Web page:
Strategize how you treat your meat before (and after) you cook it.
As tough as this may be for the mealtime procrastinators among us to accept, the tactical use of a marinade is often enough to make or break a meal. A leisurely soak in some lemon juice and olive oil has the power to tenderize and flavor skirt steak, and even a brief bath in vinegar can reinvigorate a fillet of cod with a sweetness, firming up the fish just enough to get that perfect fry. It can be the tipping point between relentlessly tough and perfectly tender.
But better yet, the marinade is a way to start layering flavor into your chicken thighs or rack of lamb before you even start the grill or light your stovetop burner. It’s a chance to infuse your chicken with the salty, burnt-sugar sweetness of a fish sauce caramel, or to add the fruity tang of tamarind pulp. You can sneak in a bit of MSG, or a spoonful of your fanciest French mustard for some extra umami, or use your food processor to make a gloriously stinky garlic paste whisked with lime juice and chiles.
Even after the meat has had an overnight sit with these ingredients, you don’t have to pour the marinade (or the $20 worth of olive oil you used to make it) down the drain. As my colleague Talia Baiocchi recently pointed out to me, “A lot of marinades are basically just warm vinaigrettes or sauces in waiting.” Recently, this has meant repurposing a cumin, garlic, and orange peel marinade as a sauce for lamb, and a soy sauce marinade to serve with grilled chicken.
Obviously, once a marinade has come into contact with raw meat, it needs to be cooked in order to safely use it as a vinaigrette or a finishing sauce, but this can be as simple as pouring it into a saucepan and heating it just until the mixture boils. Once you’ve cooked the liquid, simply taste and adjust the seasoning. Brighten it with a bit of rice wine vinegar, sherry vinegar, or red wine vinegar, and it’s ready to use as a sauce for whatever you’ve marinated. —Anna Hezel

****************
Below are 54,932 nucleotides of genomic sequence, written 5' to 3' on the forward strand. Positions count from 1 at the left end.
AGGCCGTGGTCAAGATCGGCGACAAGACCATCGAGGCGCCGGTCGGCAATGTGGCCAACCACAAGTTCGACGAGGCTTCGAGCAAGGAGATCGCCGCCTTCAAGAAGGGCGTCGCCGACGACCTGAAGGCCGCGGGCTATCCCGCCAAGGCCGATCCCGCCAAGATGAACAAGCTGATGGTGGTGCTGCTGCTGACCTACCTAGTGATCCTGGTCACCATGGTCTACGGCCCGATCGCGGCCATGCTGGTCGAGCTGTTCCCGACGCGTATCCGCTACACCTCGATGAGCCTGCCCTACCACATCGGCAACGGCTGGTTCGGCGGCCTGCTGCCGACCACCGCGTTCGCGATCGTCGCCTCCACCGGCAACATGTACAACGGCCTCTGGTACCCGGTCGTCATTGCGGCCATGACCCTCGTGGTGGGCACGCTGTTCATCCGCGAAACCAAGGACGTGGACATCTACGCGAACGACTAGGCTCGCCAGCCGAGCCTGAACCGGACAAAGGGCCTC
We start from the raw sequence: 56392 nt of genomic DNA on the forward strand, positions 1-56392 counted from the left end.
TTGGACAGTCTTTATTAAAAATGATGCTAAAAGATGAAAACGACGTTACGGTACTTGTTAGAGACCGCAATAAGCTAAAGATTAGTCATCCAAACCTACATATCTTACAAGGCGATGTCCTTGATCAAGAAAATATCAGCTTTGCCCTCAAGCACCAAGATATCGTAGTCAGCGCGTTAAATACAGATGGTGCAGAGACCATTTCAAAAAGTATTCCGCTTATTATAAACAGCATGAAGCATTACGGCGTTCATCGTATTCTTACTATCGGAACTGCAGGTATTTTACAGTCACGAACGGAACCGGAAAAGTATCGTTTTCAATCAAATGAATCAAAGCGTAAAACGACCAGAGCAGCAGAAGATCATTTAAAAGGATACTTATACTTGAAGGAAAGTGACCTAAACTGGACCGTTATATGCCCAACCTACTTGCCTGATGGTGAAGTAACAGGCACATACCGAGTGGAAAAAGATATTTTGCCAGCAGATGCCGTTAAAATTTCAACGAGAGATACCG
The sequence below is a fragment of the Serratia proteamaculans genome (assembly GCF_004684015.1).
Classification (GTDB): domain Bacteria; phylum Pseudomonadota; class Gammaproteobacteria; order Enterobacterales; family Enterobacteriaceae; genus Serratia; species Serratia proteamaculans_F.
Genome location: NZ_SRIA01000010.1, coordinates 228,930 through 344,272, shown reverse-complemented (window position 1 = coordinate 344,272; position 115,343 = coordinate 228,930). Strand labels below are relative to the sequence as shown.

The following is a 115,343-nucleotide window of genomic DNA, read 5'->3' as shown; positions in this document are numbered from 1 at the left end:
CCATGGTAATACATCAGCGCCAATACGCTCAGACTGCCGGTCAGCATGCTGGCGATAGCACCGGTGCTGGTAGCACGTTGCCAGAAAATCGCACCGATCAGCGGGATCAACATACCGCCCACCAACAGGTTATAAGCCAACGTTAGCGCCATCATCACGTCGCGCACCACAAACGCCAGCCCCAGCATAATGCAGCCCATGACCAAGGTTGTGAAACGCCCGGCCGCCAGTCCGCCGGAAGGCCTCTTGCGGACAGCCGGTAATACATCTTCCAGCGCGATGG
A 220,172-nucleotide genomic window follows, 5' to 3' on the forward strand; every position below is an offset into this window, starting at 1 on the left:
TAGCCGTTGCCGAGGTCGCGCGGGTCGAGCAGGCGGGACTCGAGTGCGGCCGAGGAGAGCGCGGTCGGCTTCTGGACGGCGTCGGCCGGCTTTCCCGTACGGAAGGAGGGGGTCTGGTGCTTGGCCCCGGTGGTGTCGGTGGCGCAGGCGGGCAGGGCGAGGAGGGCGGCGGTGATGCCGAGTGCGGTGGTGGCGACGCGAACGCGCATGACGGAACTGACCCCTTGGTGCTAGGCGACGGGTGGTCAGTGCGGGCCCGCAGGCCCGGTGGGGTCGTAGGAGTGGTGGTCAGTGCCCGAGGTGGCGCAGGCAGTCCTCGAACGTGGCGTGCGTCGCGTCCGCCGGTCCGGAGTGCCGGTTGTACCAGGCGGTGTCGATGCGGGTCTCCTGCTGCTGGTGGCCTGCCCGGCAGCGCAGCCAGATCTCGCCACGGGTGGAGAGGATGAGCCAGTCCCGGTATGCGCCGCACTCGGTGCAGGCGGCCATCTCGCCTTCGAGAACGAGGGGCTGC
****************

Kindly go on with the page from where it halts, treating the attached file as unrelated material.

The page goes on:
What Makes a Great Meat Marinade?
Meat bought with the best intentions can be, well, boring. Marinades fix that, sometimes in a hurry.
My Two Marinades
Cornell sauce and soy sauce play similar roles in infusing chicken with flavor. But combine the two and something special will happen.
Fish Sauce Caramel Is the New Salted Caramel
Get to know the sweeter side of fish sauce.
Go On, Get the MSG
Padded with plenty of kosher salt, the seasoning can be the wind beneath your dinner’s wings.
Flame On, Flamer
A simple Japanese marinade shatters preconceived grilling, and gender, norms.
Tamarind’s Sweet and Sour Two-Step
Tamarind is highly versatile and used throughout the world. But seriously, how do you cook with it?
Adobo Seasoning and the Art of Puerto Rican Dry Marinade
Why are plastic canisters of Goya adobo seasoning so ubiquitous in Puerto Rican kitchens? Because the spice blend goes well with pretty much everything.
Reinvigorate Your Fish
A quick dip in vinegar before cooking can bring a layer of flavor you never expected.